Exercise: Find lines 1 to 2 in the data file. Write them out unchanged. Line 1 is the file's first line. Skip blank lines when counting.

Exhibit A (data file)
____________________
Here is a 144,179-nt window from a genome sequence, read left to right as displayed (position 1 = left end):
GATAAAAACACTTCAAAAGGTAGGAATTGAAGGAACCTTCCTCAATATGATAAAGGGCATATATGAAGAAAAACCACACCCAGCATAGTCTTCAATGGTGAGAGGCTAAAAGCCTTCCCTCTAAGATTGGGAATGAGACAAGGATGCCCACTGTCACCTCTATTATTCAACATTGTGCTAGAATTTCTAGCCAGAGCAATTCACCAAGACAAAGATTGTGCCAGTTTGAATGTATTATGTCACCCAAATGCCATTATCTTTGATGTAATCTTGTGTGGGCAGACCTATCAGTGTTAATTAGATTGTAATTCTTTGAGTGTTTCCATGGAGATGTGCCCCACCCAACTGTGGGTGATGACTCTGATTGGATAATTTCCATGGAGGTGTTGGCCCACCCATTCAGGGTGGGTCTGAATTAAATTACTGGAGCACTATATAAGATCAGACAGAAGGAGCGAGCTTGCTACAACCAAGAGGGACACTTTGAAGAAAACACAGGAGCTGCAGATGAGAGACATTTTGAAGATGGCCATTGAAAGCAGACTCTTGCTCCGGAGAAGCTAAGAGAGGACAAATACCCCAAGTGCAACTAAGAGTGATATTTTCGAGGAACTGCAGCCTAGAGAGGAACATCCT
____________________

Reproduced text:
Here is a 144,179-nt window from a genome sequence, read left to right as displayed (position 1 = left end):
GATAAAAACACTTCAAAAGGTAGGAATTGAAGGAACCTTCCTCAATATGATAAAGGGCATATATGAAGAAAAACCACACCCAGCATAGTCTTCAATGGTGAGAGGCTAAAAGCCTTCCCTCTAAGATTGGGAATGAGACAAGGATGCCCACTGTCACCTCTATTATTCAACATTGTGCTAGAATTTCTAGCCAGAGCAATTCACCAAGACAAAGATTGTGCCAGTTTGAATGTATTATGTCACCCAAATGCCATTATCTTTGATGTAATCTTGTGTGGGCAGACCTATCAGTGTTAATTAGATTGTAATTCTTTGAGTGTTTCCATGGAGATGTGCCCCACCCAACTGTGGGTGATGACTCTGATTGGATAATTTCCATGGAGGTGTTGGCCCACCCATTCAGGGTGGGTCTGAATTAAATTACTGGAGCACTATATAAGATCAGACAGAAGGAGCGAGCTTGCTACAACCAAGAGGGACACTTTGAAGAAAACACAGGAGCTGCAGATGAGAGACATTTTGAAGATGGCCATTGAAAGCAGACTCTTGCTCCGGAGAAGCTAAGAGAGGACAAATACCCCAAGTGCAACTAAGAGTGATATTTTCGAGGAACTGCAGCCTAGAGAGGAACATCCT